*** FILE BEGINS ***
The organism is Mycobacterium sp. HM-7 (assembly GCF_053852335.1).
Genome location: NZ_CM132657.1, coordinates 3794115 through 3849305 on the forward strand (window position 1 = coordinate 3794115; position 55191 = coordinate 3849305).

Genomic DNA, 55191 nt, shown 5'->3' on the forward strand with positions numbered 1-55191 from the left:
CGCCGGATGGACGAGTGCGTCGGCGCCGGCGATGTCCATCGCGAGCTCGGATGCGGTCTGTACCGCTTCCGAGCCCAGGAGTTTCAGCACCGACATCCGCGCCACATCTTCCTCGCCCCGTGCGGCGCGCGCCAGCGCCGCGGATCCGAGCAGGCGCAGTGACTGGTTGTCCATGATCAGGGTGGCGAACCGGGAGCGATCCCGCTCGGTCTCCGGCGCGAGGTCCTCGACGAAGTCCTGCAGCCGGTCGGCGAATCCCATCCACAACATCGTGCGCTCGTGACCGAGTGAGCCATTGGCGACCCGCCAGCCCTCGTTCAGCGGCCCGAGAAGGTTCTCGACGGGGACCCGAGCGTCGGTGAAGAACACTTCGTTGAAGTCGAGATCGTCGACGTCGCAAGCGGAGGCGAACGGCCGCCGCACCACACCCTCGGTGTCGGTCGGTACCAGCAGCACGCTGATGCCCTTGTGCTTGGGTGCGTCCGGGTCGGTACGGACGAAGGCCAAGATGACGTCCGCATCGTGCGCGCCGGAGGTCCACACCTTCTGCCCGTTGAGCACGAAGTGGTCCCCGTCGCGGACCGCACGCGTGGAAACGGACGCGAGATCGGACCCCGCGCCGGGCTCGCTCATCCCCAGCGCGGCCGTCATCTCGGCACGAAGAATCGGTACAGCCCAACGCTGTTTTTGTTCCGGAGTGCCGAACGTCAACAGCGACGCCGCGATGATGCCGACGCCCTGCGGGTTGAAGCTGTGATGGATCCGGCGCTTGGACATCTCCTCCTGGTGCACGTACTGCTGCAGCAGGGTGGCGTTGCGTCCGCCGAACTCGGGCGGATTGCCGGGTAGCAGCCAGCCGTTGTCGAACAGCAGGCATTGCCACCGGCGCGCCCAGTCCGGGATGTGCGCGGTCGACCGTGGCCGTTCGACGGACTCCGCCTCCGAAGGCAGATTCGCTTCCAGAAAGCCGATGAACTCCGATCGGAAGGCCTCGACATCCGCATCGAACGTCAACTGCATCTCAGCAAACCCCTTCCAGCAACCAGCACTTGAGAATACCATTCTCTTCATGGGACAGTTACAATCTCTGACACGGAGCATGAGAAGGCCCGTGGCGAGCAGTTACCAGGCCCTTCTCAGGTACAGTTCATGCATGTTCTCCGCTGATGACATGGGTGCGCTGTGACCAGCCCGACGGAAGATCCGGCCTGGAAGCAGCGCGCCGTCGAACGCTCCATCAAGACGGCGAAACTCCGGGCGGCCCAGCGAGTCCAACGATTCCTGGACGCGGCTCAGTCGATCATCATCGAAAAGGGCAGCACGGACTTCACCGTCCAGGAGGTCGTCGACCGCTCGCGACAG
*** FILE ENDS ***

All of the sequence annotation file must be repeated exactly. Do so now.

The organism is Mycobacterium sp. HM-7 (assembly GCF_053852335.1).
Genome location: NZ_CM132657.1, coordinates 3794115 through 3849305 on the forward strand (window position 1 = coordinate 3794115; position 55191 = coordinate 3849305).

Genomic DNA, 55191 nt, shown 5'->3' on the forward strand with positions numbered 1-55191 from the left:
CGCCGGATGGACGAGTGCGTCGGCGCCGGCGATGTCCATCGCGAGCTCGGATGCGGTCTGTACCGCTTCCGAGCCCAGGAGTTTCAGCACCGACATCCGCGCCACATCTTCCTCGCCCCGTGCGGCGCGCGCCAGCGCCGCGGATCCGAGCAGGCGCAGTGACTGGTTGTCCATGATCAGGGTGGCGAACCGGGAGCGATCCCGCTCGGTCTCCGGCGCGAGGTCCTCGACGAAGTCCTGCAGCCGGTCGGCGAATCCCATCCACAACATCGTGCGCTCGTGACCGAGTGAGCCATTGGCGACCCGCCAGCCCTCGTTCAGCGGCCCGAGAAGGTTCTCGACGGGGACCCGAGCGTCGGTGAAGAACACTTCGTTGAAGTCGAGATCGTCGACGTCGCAAGCGGAGGCGAACGGCCGCCGCACCACACCCTCGGTGTCGGTCGGTACCAGCAGCACGCTGATGCCCTTGTGCTTGGGTGCGTCCGGGTCGGTACGGACGAAGGCCAAGATGACGTCCGCATCGTGCGCGCCGGAGGTCCACACCTTCTGCCCGTTGAGCACGAAGTGGTCCCCGTCGCGGACCGCACGCGTGGAAACGGACGCGAGATCGGACCCCGCGCCGGGCTCGCTCATCCCCAGCGCGGCCGTCATCTCGGCACGAAGAATCGGTACAGCCCAACGCTGTTTTTGTTCCGGAGTGCCGAACGTCAACAGCGACGCCGCGATGATGCCGACGCCCTGCGGGTTGAAGCTGTGATGGATCCGGCGCTTGGACATCTCCTCCTGGTGCACGTACTGCTGCAGCAGGGTGGCGTTGCGTCCGCCGAACTCGGGCGGATTGCCGGGTAGCAGCCAGCCGTTGTCGAACAGCAGGCATTGCCACCGGCGCGCCCAGTCCGGGATGTGCGCGGTCGACCGTGGCCGTTCGACGGACTCCGCCTCCGAAGGCAGATTCGCTTCCAGAAAGCCGATGAACTCCGATCGGAAGGCCTCGACATCCGCATCGAACGTCAACTGCATCTCAGCAAACCCCTTCCAGCAACCAGCACTTGAGAATACCATTCTCTTCATGGGACAGTTACAATCTCTGACACGGAGCATGAGAAGGCCCGTGGCGAGCAGTTACCAGGCCCTTCTCAGGTACAGTTCATGCATGTTCTCCGCTGATGACATGGGTGCGCTGTGACCAGCCCGACGGAAGATCCGGCCTGGAAGCAGCGCGCCGTCGAACGCTCCATCAAGACGGCGAAACTCCGGGCGGCCCAGCGAGTCCAACGATTCCTGGACGCGGCTCAGTCGATCATCATCGAAAAGGGCAGCACGGACTTCACCGTCCAGGAGGTCGTCGACCGCTCGCGACAG